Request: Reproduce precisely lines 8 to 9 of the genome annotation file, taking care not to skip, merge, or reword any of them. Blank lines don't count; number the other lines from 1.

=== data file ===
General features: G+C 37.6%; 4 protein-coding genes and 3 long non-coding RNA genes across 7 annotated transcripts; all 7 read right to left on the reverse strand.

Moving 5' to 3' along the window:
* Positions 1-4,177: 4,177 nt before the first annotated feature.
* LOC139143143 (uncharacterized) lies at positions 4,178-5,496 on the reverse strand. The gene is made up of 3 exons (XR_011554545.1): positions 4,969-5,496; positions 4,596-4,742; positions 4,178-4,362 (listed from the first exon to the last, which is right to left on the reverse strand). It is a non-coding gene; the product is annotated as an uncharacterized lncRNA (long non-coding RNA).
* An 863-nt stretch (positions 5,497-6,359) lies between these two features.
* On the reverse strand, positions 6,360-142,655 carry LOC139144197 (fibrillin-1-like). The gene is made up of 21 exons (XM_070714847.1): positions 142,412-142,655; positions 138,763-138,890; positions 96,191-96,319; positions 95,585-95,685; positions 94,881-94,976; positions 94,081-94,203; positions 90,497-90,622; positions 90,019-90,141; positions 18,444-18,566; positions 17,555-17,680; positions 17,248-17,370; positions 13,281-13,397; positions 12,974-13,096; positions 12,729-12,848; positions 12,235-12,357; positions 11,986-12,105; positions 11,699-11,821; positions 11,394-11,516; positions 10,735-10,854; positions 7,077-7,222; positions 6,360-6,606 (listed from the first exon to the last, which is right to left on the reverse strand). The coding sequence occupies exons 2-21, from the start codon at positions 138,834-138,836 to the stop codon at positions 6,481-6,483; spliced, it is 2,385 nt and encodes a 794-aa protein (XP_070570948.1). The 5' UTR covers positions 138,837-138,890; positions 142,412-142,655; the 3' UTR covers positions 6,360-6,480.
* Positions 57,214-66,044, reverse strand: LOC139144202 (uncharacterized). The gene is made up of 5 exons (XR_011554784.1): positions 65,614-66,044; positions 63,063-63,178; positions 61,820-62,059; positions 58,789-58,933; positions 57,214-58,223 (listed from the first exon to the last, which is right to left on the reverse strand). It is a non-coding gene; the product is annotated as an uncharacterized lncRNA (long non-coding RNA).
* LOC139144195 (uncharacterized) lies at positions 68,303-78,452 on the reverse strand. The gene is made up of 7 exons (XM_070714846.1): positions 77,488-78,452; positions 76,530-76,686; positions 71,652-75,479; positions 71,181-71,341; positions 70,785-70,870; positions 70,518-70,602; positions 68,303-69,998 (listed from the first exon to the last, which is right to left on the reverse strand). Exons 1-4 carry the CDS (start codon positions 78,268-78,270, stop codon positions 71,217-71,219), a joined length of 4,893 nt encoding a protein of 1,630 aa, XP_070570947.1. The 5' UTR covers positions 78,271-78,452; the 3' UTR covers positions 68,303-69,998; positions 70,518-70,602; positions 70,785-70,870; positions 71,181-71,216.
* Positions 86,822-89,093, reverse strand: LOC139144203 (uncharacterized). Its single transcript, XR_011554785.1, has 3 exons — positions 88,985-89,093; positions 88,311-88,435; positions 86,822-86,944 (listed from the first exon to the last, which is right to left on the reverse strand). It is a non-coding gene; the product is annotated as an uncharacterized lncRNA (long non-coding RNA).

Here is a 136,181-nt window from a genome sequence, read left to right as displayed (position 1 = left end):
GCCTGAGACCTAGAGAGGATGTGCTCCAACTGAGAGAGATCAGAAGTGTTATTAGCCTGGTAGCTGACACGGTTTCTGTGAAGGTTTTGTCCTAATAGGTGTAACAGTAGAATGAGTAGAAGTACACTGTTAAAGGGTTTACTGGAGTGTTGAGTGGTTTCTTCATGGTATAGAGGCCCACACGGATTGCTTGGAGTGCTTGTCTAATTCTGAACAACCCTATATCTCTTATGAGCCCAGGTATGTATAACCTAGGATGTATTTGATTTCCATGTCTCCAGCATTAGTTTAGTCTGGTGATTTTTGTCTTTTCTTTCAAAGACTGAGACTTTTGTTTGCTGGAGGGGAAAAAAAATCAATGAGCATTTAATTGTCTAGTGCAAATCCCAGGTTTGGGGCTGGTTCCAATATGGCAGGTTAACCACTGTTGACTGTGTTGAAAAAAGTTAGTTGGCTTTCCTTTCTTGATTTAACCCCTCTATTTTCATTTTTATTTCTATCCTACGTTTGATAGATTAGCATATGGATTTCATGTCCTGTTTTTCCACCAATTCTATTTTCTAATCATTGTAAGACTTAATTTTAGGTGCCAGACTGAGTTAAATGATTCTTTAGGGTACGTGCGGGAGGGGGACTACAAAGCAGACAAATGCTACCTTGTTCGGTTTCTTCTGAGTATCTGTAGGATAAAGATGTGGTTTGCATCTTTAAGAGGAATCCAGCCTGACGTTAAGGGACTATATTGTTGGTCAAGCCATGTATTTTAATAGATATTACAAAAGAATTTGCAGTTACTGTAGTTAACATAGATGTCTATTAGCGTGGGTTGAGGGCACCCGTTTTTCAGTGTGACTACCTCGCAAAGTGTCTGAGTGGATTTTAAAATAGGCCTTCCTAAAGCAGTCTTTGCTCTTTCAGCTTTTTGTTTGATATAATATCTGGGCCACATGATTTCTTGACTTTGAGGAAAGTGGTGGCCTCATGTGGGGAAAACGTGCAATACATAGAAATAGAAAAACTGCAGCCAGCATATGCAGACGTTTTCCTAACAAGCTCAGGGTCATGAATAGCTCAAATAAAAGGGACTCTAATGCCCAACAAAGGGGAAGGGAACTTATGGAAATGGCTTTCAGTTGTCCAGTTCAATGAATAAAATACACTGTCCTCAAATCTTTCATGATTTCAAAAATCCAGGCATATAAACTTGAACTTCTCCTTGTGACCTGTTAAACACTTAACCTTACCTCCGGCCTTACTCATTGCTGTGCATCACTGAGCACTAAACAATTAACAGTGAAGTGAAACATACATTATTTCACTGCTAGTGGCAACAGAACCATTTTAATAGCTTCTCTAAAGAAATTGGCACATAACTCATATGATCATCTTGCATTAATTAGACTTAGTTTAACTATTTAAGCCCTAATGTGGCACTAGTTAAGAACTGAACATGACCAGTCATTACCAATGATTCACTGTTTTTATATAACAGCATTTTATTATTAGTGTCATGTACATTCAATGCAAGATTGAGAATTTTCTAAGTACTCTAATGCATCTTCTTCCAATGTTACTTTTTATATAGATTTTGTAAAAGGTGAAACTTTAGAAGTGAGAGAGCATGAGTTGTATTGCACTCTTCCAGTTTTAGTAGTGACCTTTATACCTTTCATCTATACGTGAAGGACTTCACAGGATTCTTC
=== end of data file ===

* LOC139144195 (uncharacterized) lies at positions 68,303-78,452 on the reverse strand. The gene is made up of 7 exons (XM_070714846.1): positions 77,488-78,452; positions 76,530-76,686; positions 71,652-75,479; positions 71,181-71,341; positions 70,785-70,870; positions 70,518-70,602; positions 68,303-69,998 (listed from the first exon to the last, which is right to left on the reverse strand). Exons 1-4 carry the CDS (start codon positions 78,268-78,270, stop codon positions 71,217-71,219), a joined length of 4,893 nt encoding a protein of 1,630 aa, XP_070570947.1. The 5' UTR covers positions 78,271-78,452; the 3' UTR covers positions 68,303-69,998; positions 70,518-70,602; positions 70,785-70,870; positions 71,181-71,216.
* Positions 86,822-89,093, reverse strand: LOC139144203 (uncharacterized). Its single transcript, XR_011554785.1, has 3 exons — positions 88,985-89,093; positions 88,311-88,435; positions 86,822-86,944 (listed from the first exon to the last, which is right to left on the reverse strand). It is a non-coding gene; the product is annotated as an uncharacterized lncRNA (long non-coding RNA).